Does More Thermal Mass Mean a Warmer Building?

17 September 2015

 

Keith Huntington of EcoRate Ltd is a registered architect involved in passive solar design and the objective analysis of buildings using thermal simulation modelling.

I recently attended a Sustainability/Passive Design seminar where the audience was asked to name important features of Passive Design. One immediate response was to say that there must be substantial Thermal Mass in the house. The presenters didn't comment as they needed to move on, nor did anyone from the group question this or comment. I have often heard, and have had stated to me, that more Thermal Mass is necessary, and good because it heats the building. I have trouble with this view — I prefer to reply "it depends."

My first point is that Thermal Mass (as also Insulation), does not 'heat' the space it is in, it just slows the rate at which the space cools. To be clear, I'm not speaking of the 'heating phase' of a heated exposed concrete floor, or a night-storage unit, etc., be it by embedded electric wires, water pipes, or sunshine directly into the room containing the mass or onto the Thermal Mass surface, etc. I am rather referring to what happens after the heating source is removed.

If the Thermal Mass is not 'heating' the space, then why does one feel 'warmth' when exposed to the surface? The warmth comes from the heat energy being lost from the surface, and the warmth lasts for longer because there is a lot more energy to be transferred out of the mass than from a low thermal mass material. Think of a concrete path and an uninsulated corrugated iron open shed exposed to the sun all day. As the materials are absorbing the sun’s energy in the morning, the surface temperature of the concrete does not rise as fast because the energy is being 'stored' rather than being used to raise the surface temperature, resulting in the material with the higher thermal mass feeling cooler for longer. As soon as the sun goes down, the temperature of the iron drops to that of the surrounding air, but the concrete path stays warmer than the surrounding air until well into the evening.

The 'speed' of the cooling, or the length of time during which the surface feels 'warm' depends primarily on the rate at which the thermal energy is lost, and the amount of energy available to be lost (factors specific to the thermal mass material). The 'speed' also depends upon the temperature difference between the thermal mass and the air in the room. As the difference reduces, there is a slowing of the heat energy transfer — think of a cooling cup of tea or coffee.

From this physical behaviour it can be seen that all materials have a thermal mass, even the fabric of a tent, but for normal practical purposes Thermal Mass in buildings refers to 'heavy' materials such as concrete and brick. While these materials are slow to give up their thermal energy, they are also slow to absorb the energy, hence the 'evening-out' or moderating of temperature extremes over a hot/cold cycle.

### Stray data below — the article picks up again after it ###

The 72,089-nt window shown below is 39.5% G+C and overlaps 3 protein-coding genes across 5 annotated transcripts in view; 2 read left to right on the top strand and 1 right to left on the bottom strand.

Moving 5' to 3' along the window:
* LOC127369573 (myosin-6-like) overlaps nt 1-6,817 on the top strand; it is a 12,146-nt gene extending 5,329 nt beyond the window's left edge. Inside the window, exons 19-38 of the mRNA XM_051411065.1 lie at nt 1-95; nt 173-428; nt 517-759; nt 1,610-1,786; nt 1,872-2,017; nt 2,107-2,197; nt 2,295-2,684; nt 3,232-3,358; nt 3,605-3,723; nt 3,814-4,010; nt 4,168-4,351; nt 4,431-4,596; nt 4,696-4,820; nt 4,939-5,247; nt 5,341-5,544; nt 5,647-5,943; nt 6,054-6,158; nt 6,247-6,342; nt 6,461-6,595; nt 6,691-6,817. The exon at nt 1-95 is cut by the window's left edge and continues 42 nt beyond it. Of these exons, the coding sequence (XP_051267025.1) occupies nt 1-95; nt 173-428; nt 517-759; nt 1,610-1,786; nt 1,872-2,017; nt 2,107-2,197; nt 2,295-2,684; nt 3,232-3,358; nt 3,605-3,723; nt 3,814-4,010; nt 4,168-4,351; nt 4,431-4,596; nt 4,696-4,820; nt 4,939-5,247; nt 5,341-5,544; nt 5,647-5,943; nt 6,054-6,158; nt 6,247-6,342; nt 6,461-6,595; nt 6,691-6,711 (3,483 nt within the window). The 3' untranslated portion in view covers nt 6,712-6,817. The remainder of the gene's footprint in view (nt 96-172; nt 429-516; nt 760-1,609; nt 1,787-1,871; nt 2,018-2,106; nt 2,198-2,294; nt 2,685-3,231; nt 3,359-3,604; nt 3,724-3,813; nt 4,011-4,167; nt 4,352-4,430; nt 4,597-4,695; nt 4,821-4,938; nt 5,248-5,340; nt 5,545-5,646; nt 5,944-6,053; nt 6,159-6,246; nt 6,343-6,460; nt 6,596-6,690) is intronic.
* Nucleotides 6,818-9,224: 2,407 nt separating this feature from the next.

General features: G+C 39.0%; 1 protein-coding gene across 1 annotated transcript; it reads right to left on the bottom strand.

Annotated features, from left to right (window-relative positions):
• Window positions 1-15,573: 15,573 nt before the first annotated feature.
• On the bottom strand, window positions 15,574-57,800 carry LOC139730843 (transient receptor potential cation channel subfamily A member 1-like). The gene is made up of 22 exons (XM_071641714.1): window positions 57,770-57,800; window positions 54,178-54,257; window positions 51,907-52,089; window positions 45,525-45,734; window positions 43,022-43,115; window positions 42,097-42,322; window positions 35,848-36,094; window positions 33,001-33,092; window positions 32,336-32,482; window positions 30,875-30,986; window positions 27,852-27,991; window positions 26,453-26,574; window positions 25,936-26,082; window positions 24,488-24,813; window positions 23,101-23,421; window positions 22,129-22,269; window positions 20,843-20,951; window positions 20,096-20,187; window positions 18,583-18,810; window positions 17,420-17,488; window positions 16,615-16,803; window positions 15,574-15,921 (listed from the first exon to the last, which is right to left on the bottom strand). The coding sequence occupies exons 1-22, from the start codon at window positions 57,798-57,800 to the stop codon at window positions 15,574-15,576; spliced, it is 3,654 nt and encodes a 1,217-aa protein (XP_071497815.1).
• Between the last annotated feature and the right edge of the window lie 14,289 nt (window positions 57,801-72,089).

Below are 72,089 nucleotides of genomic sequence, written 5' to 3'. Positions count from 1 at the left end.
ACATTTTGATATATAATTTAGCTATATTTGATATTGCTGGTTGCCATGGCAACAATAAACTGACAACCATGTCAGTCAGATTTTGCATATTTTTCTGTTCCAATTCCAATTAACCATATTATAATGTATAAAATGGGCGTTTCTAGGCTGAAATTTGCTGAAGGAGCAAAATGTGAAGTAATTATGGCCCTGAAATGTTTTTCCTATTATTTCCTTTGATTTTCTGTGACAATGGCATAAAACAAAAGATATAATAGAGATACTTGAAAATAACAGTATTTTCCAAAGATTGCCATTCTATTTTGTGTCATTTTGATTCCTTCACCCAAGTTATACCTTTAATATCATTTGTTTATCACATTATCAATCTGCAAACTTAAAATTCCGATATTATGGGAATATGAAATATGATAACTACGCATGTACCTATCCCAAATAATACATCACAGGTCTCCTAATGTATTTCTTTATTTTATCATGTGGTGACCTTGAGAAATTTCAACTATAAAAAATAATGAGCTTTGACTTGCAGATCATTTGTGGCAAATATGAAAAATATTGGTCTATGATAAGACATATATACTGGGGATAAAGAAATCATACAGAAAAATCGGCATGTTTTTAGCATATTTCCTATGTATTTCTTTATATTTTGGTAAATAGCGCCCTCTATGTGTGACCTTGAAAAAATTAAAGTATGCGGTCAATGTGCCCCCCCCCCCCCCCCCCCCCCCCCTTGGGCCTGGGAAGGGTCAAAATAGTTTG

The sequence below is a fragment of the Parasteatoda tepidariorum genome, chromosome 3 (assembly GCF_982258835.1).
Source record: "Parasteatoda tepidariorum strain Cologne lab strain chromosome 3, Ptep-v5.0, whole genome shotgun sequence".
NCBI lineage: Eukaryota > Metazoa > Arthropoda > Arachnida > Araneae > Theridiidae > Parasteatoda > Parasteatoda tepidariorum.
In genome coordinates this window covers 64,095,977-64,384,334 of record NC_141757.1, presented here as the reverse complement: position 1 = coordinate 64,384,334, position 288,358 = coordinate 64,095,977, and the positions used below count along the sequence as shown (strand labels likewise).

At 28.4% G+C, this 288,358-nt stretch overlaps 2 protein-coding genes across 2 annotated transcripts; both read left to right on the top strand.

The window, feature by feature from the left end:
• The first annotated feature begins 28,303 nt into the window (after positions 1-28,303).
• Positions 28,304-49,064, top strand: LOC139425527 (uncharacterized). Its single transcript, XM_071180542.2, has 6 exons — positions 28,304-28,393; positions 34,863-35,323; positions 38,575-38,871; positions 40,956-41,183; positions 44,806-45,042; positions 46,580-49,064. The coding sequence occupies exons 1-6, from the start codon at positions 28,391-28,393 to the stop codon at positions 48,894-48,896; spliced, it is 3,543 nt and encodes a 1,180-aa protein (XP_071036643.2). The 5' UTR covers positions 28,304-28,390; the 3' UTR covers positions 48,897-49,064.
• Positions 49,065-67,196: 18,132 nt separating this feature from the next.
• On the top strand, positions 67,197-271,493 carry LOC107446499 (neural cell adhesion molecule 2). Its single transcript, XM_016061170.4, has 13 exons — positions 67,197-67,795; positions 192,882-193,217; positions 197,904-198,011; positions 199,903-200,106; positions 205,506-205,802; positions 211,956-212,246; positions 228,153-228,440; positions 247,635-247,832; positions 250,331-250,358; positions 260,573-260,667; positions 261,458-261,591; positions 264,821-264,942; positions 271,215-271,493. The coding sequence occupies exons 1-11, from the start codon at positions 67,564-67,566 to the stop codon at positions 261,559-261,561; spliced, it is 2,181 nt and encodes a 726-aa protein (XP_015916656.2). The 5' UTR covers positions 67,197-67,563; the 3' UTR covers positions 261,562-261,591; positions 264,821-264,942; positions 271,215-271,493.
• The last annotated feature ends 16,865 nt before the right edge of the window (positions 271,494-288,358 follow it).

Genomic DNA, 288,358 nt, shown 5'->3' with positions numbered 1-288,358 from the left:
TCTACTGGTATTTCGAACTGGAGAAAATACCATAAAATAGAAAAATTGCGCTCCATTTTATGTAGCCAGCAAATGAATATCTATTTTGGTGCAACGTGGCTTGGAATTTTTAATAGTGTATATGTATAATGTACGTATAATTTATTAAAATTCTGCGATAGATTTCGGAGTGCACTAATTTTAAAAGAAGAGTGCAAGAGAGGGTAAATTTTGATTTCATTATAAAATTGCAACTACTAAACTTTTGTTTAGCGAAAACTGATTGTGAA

When Thermal Mass is introduced into the design of a building so as to slow the cooling of the spaces during cold periods, it needs to be recognized that there is a down-side; slow to cool = slow to heat. This means that on a cold morning the Thermal Mass will soak up the thermal energy inputs from the heater instead of the heater raising the temperature in the room. If the occupants of a house have all departed within an hour or two of waking up then they are better to have a low thermal mass breakfast space so that the temperature rises quickly, and use insulation to retain the heated air. On the other hand, if the house is continually occupied during the day then careful thermal mass design will give better comfort control, be it winter or summer.

In my opinion, before Thermal Mass is added to a house design so as to improve the Passive Energy performance, consideration must be given to how the occupants are to use the spaces, but this has problems because weekday use is quite different to the two days of the weekend. Also, the quantity of mass constructed must be thought of. The more mass there is, the more time it takes before the temperature rises to an optimum level, but with less mass, the quicker the temperature drops when the occupied space is in cooling mode.

The other primary reason why Thermal Mass is not the magic answer is that if it is incorrectly located it will soak-up expensive network energy without any passive gain to the building. Think of the ceramic tiled concrete floor to the south facing en-suite which requires the space to be heated from network energy sources, and even then the floor may not reach a comfortable temperature until well after ablutions are complete. There was a good reason why now unfashionable cork tiles were used for these floors in the past.

If Thermal Mass is to be included as a passive energy feature, then it needs to be installed in a manner and location which enables it to absorb passive energy. There are no simple rule-of-thumbs to give a good result, especially when its use must be coordinated with glazing and insulation, as I have written about in earlier blog posts. The thermal simulation analysis I undertake integrates the big three inter-dependent variables — thermal mass, glazing and insulation — so as to give an objective measure of the performance of possible passive design options for comparison purposes.

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